Sermon, 11 June 2023 – The Revd Canon Dr Jeffrey Heskins

Sermon at evensong on 11 June, St Barnabas – by The Revd Canon Dr Jeffrey Heskins, Prebendary of Luda

Tobit 4: 5-11
Psalm 147
Acts 9:26-31

I was fourteen years old when I first thought that God might be calling me to be a priest.  I remember that first moment quite vividly.  I wasn’t afraid.  I was just a bit bewildered.  How could I explain it to my mates or anyone without losing credibility?  My mother was quietly proud though she told all her friends in the Mother’s Union who then went on a mission to find as many collarless shirts as they could in the pick of the jumble.  My father was more measured in his response.  He took me aside and spent a whole morning trying to talk me out of this act of lunacy.  The world was a harsh place and there was a rat race out there and I needed to get a proper job.  I should reconsider.  When he saw that this had no effect on me his tactics changed.  I would need to improve my manners because clergy were refined.  He would start sentences with words like, “If you want to do what you want to do…” and so began the siege on how I conducted myself.  Never before had I ever thought of trying to eat peas on the back of my fork!!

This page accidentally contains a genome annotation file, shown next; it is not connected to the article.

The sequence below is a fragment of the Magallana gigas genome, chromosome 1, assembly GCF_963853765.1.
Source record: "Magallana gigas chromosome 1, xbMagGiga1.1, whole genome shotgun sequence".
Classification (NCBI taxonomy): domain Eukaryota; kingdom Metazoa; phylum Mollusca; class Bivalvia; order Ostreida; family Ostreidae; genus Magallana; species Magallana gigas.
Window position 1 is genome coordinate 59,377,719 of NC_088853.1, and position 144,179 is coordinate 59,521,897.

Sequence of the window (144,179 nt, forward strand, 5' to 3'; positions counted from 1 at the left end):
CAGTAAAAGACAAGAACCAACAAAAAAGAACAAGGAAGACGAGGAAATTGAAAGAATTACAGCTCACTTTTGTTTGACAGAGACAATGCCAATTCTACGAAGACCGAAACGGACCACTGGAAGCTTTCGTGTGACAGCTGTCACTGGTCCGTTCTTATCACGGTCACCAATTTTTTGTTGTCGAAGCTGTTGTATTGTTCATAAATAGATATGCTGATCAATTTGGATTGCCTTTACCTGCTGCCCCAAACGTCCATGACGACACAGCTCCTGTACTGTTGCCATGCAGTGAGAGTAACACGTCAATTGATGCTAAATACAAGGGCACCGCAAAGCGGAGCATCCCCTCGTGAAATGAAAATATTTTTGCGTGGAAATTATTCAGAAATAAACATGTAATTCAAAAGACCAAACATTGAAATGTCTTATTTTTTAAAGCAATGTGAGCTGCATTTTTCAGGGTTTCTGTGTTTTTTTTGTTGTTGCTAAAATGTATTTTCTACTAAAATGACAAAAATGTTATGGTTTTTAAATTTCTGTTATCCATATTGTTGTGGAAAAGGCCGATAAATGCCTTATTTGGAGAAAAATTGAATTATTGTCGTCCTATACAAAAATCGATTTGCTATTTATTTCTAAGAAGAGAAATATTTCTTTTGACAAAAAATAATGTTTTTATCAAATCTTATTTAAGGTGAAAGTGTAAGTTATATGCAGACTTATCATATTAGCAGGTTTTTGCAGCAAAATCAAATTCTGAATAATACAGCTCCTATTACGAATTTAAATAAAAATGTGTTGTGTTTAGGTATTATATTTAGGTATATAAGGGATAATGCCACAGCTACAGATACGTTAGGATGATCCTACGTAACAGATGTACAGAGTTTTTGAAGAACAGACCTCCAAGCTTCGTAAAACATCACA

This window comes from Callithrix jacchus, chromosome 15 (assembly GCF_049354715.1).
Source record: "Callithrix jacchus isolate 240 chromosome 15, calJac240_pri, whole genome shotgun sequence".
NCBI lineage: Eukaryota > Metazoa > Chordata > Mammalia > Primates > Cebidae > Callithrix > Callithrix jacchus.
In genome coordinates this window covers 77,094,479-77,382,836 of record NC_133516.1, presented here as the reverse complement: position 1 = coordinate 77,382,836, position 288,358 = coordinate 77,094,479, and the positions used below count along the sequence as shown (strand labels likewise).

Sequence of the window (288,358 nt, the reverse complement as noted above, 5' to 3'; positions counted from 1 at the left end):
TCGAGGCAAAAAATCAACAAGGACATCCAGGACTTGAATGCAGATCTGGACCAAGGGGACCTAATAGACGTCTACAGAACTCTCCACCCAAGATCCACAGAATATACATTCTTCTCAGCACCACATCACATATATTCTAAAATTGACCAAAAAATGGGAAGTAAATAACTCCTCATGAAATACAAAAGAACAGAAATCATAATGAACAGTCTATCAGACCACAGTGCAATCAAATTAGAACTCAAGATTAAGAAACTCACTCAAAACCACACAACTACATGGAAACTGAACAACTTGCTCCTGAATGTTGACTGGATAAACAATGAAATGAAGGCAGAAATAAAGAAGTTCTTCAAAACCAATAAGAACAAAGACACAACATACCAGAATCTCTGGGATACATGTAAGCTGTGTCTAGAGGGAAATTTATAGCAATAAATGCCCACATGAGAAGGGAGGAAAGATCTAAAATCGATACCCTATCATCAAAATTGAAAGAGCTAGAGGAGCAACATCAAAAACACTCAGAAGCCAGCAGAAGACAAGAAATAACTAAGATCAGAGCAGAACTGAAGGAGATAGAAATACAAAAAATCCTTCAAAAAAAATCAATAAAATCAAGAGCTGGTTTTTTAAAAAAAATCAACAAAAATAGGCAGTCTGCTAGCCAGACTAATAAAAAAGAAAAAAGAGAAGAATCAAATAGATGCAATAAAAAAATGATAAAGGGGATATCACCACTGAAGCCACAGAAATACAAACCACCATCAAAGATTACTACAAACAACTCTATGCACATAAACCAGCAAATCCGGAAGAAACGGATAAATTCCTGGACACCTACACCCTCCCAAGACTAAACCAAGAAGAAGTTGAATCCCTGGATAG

Looking back on it all I think the whole thing was at best an uncomfortable attempt to help me explore what my values really were and that is probably no bad thing for any Christian to do on a regular basis.  This certainly happens for Barnabas the apostle who we are celebrating today.  A native of Cyprus, given the name Barnabas by the apostles, meaning Son of encouragement or consolation, he seemed to be quite gifted at reconciling people to each other as we heard tonight. He also had some significant land and property which he cashed in and gave to the Jerusalem parish giving scheme.  He had a big heart, a big wallet, and big values.  He had a calling from God that took him on a journey into the unknown.

But it is not Barnabas I want to focus on tonight.